It’s a shame that so few of the original costumes for the first film survive to hold court at LUCASFILM- some have disintegrated beyond use, whilst others would disappear years ago, before the company began a proper archiving/inventory of its materials (from 1980 onwards). Other costumes built specially for the film by Bermans and Nathans, then returned back to them afterwards in a prior arrangement, have since been lost or acquired by rival collectors. With LUCASFILM wanting to keep the book strictly within their own official remit, I'm assuming Alinger was probably unable to contact some of these very well known "outside" fans and ask for their additional help/contributions. Fortunately, there’s enough good use of rare imagery, conceptual art and other items to supplement what is available, and fill in most of the missing history pieces.
Ralph McQuarrie's early design for the "Superstormtrooper".


With STAR WARS a bona fide world hit, a sequel was swiftly inevitable. At first, the producers thought they could re-use existing costumes and save money, but, thankfully for everyone, THE EMPIRE STRIKES BACK became bigger, bolder and more expansive in its costume requirements and variety than anything seen previously, solidifying the fact that this was not going to be a quick and dirty cash-in to the impressive adventure that came before. More challenges would come for the returned John Mollo, but this was ultimately to be his final work for the series, an overall experience that didn’t prove to be quite as an enjoyable now that George Lucas was no longer director and instead an Executive Producer. The pressure of delivering a first sequel that could live up to audience’s expectations was firmly grasping everyone’s mindset, especially the intelligent, thoughtful and more slow in deliberation new director in Irvin Kershner. Mollo’s relationship with Kershner ultimately proved less efficient and slower-moving than it had been with Lucas, as, alongside producer Gary Kurtz, every costume detail/iteration was pondered to the last possible minute. But the ultimate results more than paid off for any stresses incurred over the long seven month shooting schedule.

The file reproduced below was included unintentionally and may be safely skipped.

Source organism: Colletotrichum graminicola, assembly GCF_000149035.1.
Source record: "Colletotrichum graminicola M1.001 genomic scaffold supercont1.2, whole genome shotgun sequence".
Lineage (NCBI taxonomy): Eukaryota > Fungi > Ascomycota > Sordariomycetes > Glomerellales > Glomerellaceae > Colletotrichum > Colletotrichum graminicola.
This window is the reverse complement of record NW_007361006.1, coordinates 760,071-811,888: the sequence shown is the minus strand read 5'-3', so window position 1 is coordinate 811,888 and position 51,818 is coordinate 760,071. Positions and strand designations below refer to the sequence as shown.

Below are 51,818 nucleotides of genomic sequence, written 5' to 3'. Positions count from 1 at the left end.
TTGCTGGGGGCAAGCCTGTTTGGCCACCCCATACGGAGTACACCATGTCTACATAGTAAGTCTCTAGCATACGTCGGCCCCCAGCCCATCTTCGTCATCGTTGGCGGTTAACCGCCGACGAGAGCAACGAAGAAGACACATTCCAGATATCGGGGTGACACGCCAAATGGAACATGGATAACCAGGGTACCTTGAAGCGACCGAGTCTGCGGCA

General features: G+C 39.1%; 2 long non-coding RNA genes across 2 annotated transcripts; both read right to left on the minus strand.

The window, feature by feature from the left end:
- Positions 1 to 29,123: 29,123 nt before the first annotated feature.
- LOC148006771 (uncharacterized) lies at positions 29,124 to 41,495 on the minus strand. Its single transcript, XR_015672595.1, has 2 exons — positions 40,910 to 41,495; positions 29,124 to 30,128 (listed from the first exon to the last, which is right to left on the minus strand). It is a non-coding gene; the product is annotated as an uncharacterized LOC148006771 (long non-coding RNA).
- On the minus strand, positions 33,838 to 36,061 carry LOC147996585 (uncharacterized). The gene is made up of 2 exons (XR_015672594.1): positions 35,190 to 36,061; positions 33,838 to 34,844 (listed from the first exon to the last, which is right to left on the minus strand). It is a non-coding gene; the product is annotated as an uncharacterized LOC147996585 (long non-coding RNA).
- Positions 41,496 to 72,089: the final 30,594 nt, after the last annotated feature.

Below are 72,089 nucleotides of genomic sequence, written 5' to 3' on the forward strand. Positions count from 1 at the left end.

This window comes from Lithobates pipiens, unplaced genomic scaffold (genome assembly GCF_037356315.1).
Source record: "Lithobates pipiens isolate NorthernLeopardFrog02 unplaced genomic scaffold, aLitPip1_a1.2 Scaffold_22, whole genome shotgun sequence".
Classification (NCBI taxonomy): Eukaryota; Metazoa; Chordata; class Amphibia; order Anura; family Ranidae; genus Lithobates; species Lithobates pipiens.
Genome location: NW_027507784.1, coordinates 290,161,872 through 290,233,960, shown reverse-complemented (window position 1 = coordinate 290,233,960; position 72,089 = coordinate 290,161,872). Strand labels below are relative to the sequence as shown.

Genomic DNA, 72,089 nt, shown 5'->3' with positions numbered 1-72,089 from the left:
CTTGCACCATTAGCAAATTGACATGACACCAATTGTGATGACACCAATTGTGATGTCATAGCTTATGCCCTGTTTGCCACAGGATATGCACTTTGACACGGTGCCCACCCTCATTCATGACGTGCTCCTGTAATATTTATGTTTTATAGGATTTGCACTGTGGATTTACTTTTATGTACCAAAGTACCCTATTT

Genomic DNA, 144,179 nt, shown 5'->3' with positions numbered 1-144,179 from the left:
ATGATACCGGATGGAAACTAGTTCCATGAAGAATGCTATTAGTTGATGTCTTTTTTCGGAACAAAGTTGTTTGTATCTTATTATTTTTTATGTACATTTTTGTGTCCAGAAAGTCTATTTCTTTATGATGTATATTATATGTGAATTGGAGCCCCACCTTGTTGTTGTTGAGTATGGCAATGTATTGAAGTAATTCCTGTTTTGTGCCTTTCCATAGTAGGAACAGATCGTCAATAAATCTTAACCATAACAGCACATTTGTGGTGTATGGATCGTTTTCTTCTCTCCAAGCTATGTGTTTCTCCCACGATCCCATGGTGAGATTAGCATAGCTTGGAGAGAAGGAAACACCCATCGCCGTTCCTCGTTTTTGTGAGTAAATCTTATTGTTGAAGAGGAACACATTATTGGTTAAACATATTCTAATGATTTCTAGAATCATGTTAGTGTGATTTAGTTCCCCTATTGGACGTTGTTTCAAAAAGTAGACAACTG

John Mollo and Irvin Kershner inspect a Snowtrooper costume in its near final stages.
The vast costume wardrobe for THE EMPIRE STRIKES BACK at Elstree Studios, 1979.

Unlike EPISODE IV, the photo records and majority of costumes from EPISODE V onwards would thankfully be retained and catalogued by LUCASFILM. The new environs of the ice planet Hoth would see some superb designs and final creations, including Samurai-style Imperial Snowtroopers, and rough and ready Rebel opponents. Then there’d be the key emergence of shadowy predator Boba Fett, whose detailed origins from “Superstormtrooper” concept to eventual bounty hunter are finally, exhaustively revealed, alongside a wealth of new studio photography, particularly showing us the many variations of helmet used both in EMPIRE and the second sequel– this is the book that finally presents the exhaustive history of the character’s costume creation.